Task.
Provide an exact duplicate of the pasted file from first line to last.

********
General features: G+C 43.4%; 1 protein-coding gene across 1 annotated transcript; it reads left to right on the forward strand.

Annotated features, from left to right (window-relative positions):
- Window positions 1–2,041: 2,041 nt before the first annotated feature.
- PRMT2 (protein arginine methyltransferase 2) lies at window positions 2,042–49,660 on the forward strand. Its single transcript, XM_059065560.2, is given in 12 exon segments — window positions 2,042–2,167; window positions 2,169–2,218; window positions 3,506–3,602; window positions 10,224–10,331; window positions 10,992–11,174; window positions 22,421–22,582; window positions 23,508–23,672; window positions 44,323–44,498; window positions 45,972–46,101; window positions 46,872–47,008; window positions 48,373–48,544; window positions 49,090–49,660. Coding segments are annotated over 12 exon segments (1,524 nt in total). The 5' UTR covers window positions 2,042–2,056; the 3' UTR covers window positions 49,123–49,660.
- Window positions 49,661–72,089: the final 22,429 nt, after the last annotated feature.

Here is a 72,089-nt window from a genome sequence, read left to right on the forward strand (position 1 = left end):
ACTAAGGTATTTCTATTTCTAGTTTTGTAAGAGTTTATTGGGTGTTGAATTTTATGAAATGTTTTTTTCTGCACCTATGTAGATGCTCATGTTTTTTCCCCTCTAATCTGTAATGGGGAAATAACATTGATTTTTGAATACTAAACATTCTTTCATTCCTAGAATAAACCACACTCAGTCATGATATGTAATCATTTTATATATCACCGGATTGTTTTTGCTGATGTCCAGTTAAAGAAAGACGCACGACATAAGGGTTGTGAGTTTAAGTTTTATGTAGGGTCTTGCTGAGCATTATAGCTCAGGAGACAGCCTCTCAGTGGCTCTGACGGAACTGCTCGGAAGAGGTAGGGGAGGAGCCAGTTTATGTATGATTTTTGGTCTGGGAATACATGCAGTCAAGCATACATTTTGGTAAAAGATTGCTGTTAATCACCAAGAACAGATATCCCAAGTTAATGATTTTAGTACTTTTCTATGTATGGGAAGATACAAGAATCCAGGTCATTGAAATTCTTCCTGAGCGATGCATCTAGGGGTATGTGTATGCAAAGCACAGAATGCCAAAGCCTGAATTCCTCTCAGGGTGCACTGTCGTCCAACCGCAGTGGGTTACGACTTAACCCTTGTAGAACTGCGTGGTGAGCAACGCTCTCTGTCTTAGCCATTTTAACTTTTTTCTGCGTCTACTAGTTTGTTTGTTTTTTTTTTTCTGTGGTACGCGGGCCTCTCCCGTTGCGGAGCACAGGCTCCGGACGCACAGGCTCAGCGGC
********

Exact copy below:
General features: G+C 43.4%; 1 protein-coding gene across 1 annotated transcript; it reads left to right on the forward strand.

Annotated features, from left to right (window-relative positions):
- Window positions 1–2,041: 2,041 nt before the first annotated feature.
- PRMT2 (protein arginine methyltransferase 2) lies at window positions 2,042–49,660 on the forward strand. Its single transcript, XM_059065560.2, is given in 12 exon segments — window positions 2,042–2,167; window positions 2,169–2,218; window positions 3,506–3,602; window positions 10,224–10,331; window positions 10,992–11,174; window positions 22,421–22,582; window positions 23,508–23,672; window positions 44,323–44,498; window positions 45,972–46,101; window positions 46,872–47,008; window positions 48,373–48,544; window positions 49,090–49,660. Coding segments are annotated over 12 exon segments (1,524 nt in total). The 5' UTR covers window positions 2,042–2,056; the 3' UTR covers window positions 49,123–49,660.
- Window positions 49,661–72,089: the final 22,429 nt, after the last annotated feature.

Here is a 72,089-nt window from a genome sequence, read left to right on the forward strand (position 1 = left end):
ACTAAGGTATTTCTATTTCTAGTTTTGTAAGAGTTTATTGGGTGTTGAATTTTATGAAATGTTTTTTTCTGCACCTATGTAGATGCTCATGTTTTTTCCCCTCTAATCTGTAATGGGGAAATAACATTGATTTTTGAATACTAAACATTCTTTCATTCCTAGAATAAACCACACTCAGTCATGATATGTAATCATTTTATATATCACCGGATTGTTTTTGCTGATGTCCAGTTAAAGAAAGACGCACGACATAAGGGTTGTGAGTTTAAGTTTTATGTAGGGTCTTGCTGAGCATTATAGCTCAGGAGACAGCCTCTCAGTGGCTCTGACGGAACTGCTCGGAAGAGGTAGGGGAGGAGCCAGTTTATGTATGATTTTTGGTCTGGGAATACATGCAGTCAAGCATACATTTTGGTAAAAGATTGCTGTTAATCACCAAGAACAGATATCCCAAGTTAATGATTTTAGTACTTTTCTATGTATGGGAAGATACAAGAATCCAGGTCATTGAAATTCTTCCTGAGCGATGCATCTAGGGGTATGTGTATGCAAAGCACAGAATGCCAAAGCCTGAATTCCTCTCAGGGTGCACTGTCGTCCAACCGCAGTGGGTTACGACTTAACCCTTGTAGAACTGCGTGGTGAGCAACGCTCTCTGTCTTAGCCATTTTAACTTTTTTCTGCGTCTACTAGTTTGTTTGTTTTTTTTTTTCTGTGGTACGCGGGCCTCTCCCGTTGCGGAGCACAGGCTCCGGACGCACAGGCTCAGCGGC